In a pan, heat a couple tablespoons of extra virgin olive oil over medium heat and add the finely diced carrots, celery and onions in along with 1/2 tsp of salt and 1/4 tsp of ground black pepper.  Cook until tender and onions are translucent, about 5 minutes and then add in the 4 cloves of thinly sliced garlic.  Stir in the sauce with meat and the tomato paste.  Simmer for about 30 minutes to an hour until everything is nice and thick, stirring in between occasionally.  If the sauce becomes to thick you can add a little bit of water to loosen it up again.  Taste the sauce and add more salt or pepper as needed.

Toss with your favorite noodle.  I've used an egg pappardelle here but if you use spaghetti I won't tell!

(Images of Bologna from here and here)

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{ 17 comments }

Belinda @zomppa April 15, 2011 at 8:30 am

Great, now all I want is to move to Italy and eat this. Thanks a lot. =P

Karen April 16, 2011 at 3:34 pm

That’s the point– and you’re most welcome :)

mlleparadis April 15, 2011 at 10:12 am

YUM! Serious comfort food! OK my interest is piqued: Japanese-Italian in L.A.? Who, what, where?

Karen April 16, 2011 at 3:35 pm

Yes very interesting and popular in the States! Spoon House in Gardena (suburb of LA with large Japanese population)

deana@lostpastremembered April 15, 2011 at 1:32 pm

I am 1/4 Italian and that quarter is from, yes, you guessed it… Bologna! The sauce looks perfect. There is actually a definitive recipe that the patriarchs of the city voted on… I made it and was not impressed…so much for listening to the elders (although milk in tomato sauce is interesting). Half the fun is in the mix… and to be inspired by Japanese Bolognese… well that’s just perfect. Gorgeous photos, as always!

Karen April 16, 2011 at 3:36 pm

Ah nice then you’re an expert! I saw that recipe too but was weary of trying it… I dunno just didn’t look that great to me– but maybe ingredients sourced in Italy would be very different. Glad I got your feedback on it.

Valerie April 15, 2011 at 4:26 pm

I’m not saying this because I love you… You are the best food photographer that ever existed. I don’t know how to choose a favorite of this batch but I guess it has to be the pasta noodles. Or the mirepoix. Or the tomatoes… Anyway, lovely post, can’t wait til you get to go explore Italy. Food truly equals love there, and I know you’re Mexican at heart but I can see you coming back Italian! One of my favorite posts! Makes me wanna do some more LA food huntin’ with you!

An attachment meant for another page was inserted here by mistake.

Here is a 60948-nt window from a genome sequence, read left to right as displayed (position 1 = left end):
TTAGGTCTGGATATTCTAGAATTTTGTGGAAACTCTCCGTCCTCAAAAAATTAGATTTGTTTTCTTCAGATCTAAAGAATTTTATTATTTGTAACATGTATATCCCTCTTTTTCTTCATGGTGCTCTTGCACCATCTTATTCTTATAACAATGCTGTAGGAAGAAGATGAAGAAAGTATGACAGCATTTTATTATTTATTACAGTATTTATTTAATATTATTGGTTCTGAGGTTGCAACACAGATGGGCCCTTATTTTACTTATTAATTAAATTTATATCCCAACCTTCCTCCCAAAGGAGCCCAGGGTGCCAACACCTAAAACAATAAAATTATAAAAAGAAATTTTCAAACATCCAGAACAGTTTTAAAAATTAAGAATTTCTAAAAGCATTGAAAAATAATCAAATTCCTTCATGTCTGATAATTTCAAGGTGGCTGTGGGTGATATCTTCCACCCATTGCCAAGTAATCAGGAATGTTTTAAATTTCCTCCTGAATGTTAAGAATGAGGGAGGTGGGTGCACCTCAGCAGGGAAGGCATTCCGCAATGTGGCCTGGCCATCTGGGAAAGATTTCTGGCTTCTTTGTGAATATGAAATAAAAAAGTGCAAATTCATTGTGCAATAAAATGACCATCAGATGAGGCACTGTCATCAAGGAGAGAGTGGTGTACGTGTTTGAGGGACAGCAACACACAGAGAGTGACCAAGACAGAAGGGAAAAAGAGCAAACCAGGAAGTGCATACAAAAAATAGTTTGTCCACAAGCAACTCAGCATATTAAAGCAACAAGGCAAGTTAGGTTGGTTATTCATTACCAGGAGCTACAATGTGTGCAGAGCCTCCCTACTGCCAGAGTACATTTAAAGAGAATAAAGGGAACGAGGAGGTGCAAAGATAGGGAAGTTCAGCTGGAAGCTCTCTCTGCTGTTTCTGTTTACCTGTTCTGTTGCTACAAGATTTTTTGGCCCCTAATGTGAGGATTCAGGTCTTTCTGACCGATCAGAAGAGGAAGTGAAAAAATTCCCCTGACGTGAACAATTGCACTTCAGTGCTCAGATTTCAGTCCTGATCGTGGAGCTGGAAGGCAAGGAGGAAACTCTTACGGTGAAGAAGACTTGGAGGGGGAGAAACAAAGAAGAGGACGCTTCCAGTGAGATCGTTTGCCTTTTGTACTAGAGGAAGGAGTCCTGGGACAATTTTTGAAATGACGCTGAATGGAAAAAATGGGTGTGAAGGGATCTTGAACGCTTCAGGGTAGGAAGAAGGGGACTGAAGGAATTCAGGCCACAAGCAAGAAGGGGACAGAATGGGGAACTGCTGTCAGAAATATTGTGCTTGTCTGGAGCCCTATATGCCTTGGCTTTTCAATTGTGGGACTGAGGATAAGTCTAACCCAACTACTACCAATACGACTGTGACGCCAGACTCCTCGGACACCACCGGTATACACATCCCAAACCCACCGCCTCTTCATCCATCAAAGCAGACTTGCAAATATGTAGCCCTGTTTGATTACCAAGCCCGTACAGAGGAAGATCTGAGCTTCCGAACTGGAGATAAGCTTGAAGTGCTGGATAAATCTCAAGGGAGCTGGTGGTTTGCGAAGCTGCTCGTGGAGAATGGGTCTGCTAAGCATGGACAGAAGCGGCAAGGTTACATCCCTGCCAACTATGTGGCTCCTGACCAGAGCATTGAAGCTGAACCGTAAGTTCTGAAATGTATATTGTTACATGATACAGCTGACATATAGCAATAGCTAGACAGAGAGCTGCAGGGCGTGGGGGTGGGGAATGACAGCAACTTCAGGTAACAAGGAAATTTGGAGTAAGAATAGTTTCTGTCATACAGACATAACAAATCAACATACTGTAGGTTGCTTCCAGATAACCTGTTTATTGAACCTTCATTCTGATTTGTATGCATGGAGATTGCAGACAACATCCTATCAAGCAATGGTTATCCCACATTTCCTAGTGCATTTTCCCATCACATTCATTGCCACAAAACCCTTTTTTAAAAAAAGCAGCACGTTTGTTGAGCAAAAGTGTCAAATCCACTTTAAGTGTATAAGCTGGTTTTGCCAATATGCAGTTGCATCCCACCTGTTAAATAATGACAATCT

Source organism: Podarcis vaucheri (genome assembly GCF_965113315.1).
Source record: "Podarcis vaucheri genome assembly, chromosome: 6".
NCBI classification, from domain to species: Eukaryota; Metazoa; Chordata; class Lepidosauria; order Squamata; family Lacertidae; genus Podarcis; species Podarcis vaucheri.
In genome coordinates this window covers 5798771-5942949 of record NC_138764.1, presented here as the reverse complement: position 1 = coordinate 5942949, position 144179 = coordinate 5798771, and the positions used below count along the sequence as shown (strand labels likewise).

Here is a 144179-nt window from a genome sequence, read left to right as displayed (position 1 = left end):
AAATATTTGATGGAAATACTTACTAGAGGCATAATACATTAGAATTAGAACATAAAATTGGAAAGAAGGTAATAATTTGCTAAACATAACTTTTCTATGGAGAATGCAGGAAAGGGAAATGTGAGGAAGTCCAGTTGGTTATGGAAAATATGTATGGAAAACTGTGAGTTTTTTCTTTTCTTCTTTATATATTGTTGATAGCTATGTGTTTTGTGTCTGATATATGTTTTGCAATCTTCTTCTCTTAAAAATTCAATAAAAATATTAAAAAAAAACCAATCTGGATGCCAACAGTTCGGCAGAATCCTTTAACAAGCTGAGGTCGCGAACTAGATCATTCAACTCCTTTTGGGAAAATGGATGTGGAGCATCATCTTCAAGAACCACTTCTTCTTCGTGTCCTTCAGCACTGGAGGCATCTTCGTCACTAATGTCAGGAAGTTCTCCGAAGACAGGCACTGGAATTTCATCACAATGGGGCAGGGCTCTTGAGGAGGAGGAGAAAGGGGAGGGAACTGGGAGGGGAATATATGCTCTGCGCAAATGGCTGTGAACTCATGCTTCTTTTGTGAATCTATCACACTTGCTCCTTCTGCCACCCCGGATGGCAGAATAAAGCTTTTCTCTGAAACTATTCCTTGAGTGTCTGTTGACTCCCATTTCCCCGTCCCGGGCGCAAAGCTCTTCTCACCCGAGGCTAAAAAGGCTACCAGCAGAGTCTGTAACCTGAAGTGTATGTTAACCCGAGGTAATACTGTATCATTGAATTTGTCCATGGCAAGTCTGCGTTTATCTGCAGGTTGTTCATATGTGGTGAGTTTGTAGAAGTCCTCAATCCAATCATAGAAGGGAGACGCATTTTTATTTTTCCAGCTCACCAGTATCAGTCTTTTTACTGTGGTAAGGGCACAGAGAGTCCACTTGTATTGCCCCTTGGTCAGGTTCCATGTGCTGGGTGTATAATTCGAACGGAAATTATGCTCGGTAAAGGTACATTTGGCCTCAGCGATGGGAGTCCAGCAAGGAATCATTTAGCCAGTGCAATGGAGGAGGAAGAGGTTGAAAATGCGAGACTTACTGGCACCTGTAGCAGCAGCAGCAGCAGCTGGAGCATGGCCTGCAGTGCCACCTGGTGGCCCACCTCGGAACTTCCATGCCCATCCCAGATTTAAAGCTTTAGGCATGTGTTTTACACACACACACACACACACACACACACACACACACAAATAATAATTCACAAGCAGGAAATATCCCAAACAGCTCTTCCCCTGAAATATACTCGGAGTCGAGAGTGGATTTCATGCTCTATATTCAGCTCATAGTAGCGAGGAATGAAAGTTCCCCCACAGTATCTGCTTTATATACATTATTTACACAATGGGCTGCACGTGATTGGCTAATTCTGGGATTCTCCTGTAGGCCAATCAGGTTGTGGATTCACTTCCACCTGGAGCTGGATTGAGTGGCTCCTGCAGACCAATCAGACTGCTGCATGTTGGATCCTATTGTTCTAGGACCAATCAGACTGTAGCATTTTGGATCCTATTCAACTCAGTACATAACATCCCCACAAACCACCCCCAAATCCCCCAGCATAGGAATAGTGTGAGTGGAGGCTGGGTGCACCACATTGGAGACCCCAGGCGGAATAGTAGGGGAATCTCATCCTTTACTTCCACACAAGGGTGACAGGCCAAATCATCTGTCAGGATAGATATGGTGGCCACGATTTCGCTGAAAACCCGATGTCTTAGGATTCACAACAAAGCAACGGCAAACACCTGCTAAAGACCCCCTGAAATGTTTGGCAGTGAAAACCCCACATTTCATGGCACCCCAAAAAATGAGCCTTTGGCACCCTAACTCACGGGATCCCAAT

Karen April 16, 2011 at 3:37 pm

Thanks Val– haha I think you’re correct about coming back as Italian…

Stacy G April 15, 2011 at 4:40 pm

I second what Val says. Amazing food photog. This looks so yummy.

Karen April 16, 2011 at 3:37 pm

Thanks Stacy!

Lana April 16, 2011 at 4:53 pm

I have never made Bolognese, but I consider it on of the most comforting foods, especially paired with tagliatelle (my favorite, along with pappardelle:)
It seems like a process, something that would warm up a long, winter night and fill the house with wonderful smells.
As I don’t have a family recipe for it, I am going to put yours in my folder (I am sure that this beautiful weather will take a break one of these days and let some rain into our lives – not that I am complaining:)
As for photos, you know that I think the world of you as a photographer:)

justcooknyc April 24, 2011 at 6:09 pm

this looks awesome, but i’m more jealous that you’ve been to Bologna

Karen April 27, 2011 at 12:58 pm

O I didn’t go to Bologna– just sharing pics but I wish I had! :)

Lynne May 4, 2011 at 8:44 am

Karen,
this looks SO delicious and I want to eat it NOW! I know what I’m making for dinner!!
Thanks!

Travis May 8, 2012 at 3:33 am

I found this recepie while looking for bolognese made with shredded beef and found it to be a very good recepie. It took me three days to make it but it was definitely worth it. I must say that I did use *gasp* spaghetti but it was good none the less. Thank you for sharing, it will be my recepie of choice from now on. There was one thing I found odd where you said to put it through a metal sieve then stir the meat back in to the pot. I didn’t know what to do with what was left in the sieve and it seemed a waste to throw it out so I just put it back in :) Next time I will remove the skins from the tomatoes after they blister.

Karen May 12, 2012 at 9:51 pm

It does take forever, but glad you thought it paid off as I did.

Lisa July 8, 2012 at 4:51 pm

Thanks so much for this recipe. I, too, have been tinkering for a while with different variations of bolognese. Though I’ve decided that milk, anchovy paste, and a little nutmeg are indispensable (for my taste, anyway), I’ve never been 100 percent pleased with the results–either in texture or flavor. Your version has inspired me to try it with something besides ground beef, which I’ve never really felt held up well through the hours-long cooking required for a good sauce. Also, your multi-phase method looks like it would be great for flavor development. Thanks again!! :)